Cyber Cadets making robots
Wed, 02/13/2019 - 12:55pm admin
—Newest student organization is using STEM to build competition bots
Marcie Klomp ~ News Editor email@example.com
Cresco - It’s a mixture of Junkyard Wars, BattleBots, gaming and the United States Space Program. In fact, NASA has played a part in helping Cyber Cadets 7646 ready for a March robotics competition at the UNI Dome.
Several students belonging to the group attended the Jan. 21 Howard-Winneshiek School Board meeting with instructor Mr. Todd Knobloch.
He explained, “Mr. Ihns came to me and said, ‘I got this letter.’ It was about starting a robotics team. I applied for and got a $6,000 grant to get started. I went to Cedar Falls. Their team hosted four new teams in Iowa on a Friday and Saturday. I learned the tip of the iceberg!
“The essence of the project is there are 7,000 teams that will compete around the country in March. We will compete March 21-23 at the UNI Dome with 53 other teams, three of them from other countries.
“I was panicking. There is a $6,000 entry fee. I wrote a grant to NASA and won that. A grant from the How-Winn Foundation got us a tool chest and tools.”
Once the club got over those first hurdles, members started going full throttle. Earlier in the year, they practiced a little with a robot.
Then Jan. 5 hit!
That is the day the group could start working on their competition robot. It needs to be built and sealed up by Feb. 16, which has given the team just six weeks to design, build and program their robot.
They have another month to work with the controllers and their original robot to practice their mission.
One of the team members, Eric Trautsch told school board members, “There are more rules than instructions,” causing laughter during the meeting.
At this year’s FIRST (For Inspiration and Recognition of Science and Technology) Robotics Competition, the mission is Deep Space, in which the teams will have to work with two other teams to complete a set of tasks.
For the competition, the robot can only be 125 pounds, minus the battery and bumpers. Teams are given some parts, but members have to get other parts. The high speed of this machine is 20 feet/second. Cyber Cadets will only have two minutes, 45 seconds to accomplish as much as possible, earning points along the way.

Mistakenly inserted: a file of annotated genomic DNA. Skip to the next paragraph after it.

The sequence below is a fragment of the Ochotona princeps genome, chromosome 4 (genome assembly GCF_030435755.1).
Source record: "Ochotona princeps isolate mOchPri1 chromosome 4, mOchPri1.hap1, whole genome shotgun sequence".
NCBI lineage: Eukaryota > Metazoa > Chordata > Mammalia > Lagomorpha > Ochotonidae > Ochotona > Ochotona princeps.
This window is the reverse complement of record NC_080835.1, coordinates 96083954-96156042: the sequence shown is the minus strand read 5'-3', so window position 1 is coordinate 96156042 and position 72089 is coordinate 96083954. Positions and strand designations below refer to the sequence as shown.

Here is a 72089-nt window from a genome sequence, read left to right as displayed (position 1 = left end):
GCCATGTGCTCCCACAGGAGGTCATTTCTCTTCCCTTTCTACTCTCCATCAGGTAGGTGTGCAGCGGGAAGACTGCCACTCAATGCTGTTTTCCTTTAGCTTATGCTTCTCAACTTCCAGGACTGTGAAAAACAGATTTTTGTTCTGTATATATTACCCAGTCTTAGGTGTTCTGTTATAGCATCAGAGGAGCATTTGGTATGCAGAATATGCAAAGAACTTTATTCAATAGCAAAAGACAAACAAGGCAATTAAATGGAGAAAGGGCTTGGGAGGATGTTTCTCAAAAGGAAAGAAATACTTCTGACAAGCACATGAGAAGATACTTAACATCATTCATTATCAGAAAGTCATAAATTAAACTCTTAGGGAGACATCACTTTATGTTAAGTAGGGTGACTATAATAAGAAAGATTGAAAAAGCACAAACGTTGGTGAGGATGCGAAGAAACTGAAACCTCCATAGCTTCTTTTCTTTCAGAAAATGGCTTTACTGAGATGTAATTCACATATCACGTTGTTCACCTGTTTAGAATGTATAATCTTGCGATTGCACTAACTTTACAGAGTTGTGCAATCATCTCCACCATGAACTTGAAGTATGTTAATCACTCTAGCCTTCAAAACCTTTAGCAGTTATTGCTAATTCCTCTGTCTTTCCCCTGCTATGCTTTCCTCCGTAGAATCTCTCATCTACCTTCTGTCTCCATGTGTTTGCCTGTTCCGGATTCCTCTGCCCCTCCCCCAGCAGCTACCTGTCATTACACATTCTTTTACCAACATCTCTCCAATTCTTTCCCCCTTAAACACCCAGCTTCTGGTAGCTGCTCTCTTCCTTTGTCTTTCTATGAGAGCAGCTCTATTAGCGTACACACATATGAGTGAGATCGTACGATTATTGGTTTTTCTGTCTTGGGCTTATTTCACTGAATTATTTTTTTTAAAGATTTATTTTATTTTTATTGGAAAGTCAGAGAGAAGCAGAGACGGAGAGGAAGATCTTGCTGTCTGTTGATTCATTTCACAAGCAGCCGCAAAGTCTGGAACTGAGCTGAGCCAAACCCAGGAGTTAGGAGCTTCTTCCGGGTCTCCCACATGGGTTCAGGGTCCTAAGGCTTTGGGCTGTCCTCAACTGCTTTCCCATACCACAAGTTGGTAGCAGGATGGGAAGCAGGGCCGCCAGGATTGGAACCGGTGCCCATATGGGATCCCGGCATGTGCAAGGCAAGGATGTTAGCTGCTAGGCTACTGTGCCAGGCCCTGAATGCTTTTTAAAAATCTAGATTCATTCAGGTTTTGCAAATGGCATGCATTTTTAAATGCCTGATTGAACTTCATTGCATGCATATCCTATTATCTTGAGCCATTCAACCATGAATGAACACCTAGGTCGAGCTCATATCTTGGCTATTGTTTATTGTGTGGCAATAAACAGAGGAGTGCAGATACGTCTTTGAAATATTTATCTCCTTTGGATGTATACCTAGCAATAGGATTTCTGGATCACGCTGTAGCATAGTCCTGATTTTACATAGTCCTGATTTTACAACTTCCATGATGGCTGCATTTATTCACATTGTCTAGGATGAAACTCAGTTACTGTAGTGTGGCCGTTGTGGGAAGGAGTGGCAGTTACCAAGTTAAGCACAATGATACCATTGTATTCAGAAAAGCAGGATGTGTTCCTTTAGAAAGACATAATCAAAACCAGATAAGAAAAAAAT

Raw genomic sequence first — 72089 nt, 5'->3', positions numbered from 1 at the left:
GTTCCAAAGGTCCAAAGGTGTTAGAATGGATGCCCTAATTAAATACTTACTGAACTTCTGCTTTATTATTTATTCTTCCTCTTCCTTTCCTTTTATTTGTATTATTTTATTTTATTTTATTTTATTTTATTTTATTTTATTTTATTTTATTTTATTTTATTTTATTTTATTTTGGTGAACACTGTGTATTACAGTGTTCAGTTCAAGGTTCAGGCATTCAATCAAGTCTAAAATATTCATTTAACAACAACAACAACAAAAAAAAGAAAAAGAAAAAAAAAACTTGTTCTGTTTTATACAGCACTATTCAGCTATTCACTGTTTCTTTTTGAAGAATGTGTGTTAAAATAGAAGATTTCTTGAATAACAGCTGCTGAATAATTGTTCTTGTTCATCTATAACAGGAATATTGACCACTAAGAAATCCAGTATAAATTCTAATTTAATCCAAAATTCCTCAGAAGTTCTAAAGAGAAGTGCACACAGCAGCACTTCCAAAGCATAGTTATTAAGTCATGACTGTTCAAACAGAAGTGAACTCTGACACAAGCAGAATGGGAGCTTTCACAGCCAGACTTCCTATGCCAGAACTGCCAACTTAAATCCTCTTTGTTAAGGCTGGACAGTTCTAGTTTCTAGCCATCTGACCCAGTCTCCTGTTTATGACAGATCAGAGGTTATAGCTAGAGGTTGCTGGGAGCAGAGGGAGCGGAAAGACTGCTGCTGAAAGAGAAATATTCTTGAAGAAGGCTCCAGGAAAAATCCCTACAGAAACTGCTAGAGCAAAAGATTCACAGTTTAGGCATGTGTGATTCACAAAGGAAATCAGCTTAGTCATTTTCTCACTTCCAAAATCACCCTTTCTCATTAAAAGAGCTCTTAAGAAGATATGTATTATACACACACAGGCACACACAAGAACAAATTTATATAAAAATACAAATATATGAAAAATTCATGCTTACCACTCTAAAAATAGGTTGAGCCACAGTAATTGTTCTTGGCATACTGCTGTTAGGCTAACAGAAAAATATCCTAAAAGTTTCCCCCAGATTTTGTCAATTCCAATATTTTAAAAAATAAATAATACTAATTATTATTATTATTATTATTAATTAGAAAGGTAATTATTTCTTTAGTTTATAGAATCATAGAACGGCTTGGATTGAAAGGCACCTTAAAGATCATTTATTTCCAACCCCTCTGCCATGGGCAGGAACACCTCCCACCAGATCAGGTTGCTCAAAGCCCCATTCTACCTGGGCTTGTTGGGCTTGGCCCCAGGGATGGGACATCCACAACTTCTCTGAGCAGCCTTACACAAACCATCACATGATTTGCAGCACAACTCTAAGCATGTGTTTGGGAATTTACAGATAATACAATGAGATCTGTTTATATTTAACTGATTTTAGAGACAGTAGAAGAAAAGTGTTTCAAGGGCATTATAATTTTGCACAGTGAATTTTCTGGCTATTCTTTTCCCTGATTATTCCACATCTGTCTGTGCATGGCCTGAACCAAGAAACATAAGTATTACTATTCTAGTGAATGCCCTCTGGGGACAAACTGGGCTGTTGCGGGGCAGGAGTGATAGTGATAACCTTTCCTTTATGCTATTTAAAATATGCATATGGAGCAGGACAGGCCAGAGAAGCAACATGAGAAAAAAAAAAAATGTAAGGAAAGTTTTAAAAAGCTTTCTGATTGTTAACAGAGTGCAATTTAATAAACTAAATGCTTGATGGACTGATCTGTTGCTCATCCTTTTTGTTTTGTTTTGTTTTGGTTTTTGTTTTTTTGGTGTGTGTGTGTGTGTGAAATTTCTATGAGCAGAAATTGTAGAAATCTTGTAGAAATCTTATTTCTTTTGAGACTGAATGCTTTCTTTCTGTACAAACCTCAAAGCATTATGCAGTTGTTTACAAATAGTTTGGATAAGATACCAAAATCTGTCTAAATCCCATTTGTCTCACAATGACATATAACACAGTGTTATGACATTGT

Knobloch noted, “Right now, the team has 7-9 people who are really involved. We started making the robot two days a week. Now we are doing it every night, getting done at 6:30-7.”
Not all team members can attend each work session. These kids are busy! They have other extracurricular activities, jobs and family obligations, but many consider being part of Cyber Cadets not as a chore or responsibility, but fun!
Student Niklaus Knobloch, who enjoys building and design work, explained, “We got dropped into it, and we have to figure it out. You are actually doing it!”
Tyrone Grant said he enjoys engineering things. He is involved in all facets of the build.
Annaleigh Shileny said she was able to pair her interests into a club. “I can now expand what I know.”
Devin Schott works with building and design.
During a work-session on Jan. 24, Mr. Knobloch related, “The most exciting part is watching them work together to solve problems.” One will throw out a suggestion and the other team members will think about it and add to the conversation or play devil’s advocate.
That evening, Trautsch brought his skills of writing the program language to the table and was able to get the wheels to run by remote control, to the hoots of the other members.
They already decided Niklaus will be the driver, with Grant and Trautsch as co-pilots. This may change as the process continues, but everyone seems in agreement of the decisions.
“They work really well together on checks and balances,” the instructor said.
Mr. Knobloch noted, the competition was born when a couple guys from MIT (Massachusetts Institute of Technology) wanted kids to make something from what they’ve learned.
but no stealing
This is the Cyber Cadets’ first project. Other teams have been doing it for 18 years. They have parts from all sorts of previous projects and donations saved up. Cyber Cadets have very few.
Luckily the team’s leader is resourceful. “I’m good at scrounging stuff. I’ve got some used stuff from maintenance,” laughed Mr. Knobloch.
But he could use some help. Money is always a good donation, so the team can get exactly what it wants. But other useful items would include scrap aluminum, motors, electrical devices, plywood and even nuts and bolts. A person never knows what could come in handy.
The Cadets are starting from scratch.
Eventually, Mr. Knobloch would like to get some corporate and private sponsors. He would also like to get some community members with design or manufacturing skills involved.
“Anyone from tool & die, manufacturing, electrical or pneumatics and has good design and mechanical skills can be a mentor,” he volunteered. Actually, anyone who is interested can come for a half-hour, hour or the entire session and give their input.
Superintendent Ted Ihns told the students at the board meeting, “To see the progress you have made from a few weeks ago is amazing! When you find something didn’t work and you try again . . . that’s the world we live in.”
These students are leading the way for other How-Winn kids to get their chance to learn robotics and all that it involves. Who knows, the district may be helping the next Steve Jobs to find his or her vocation.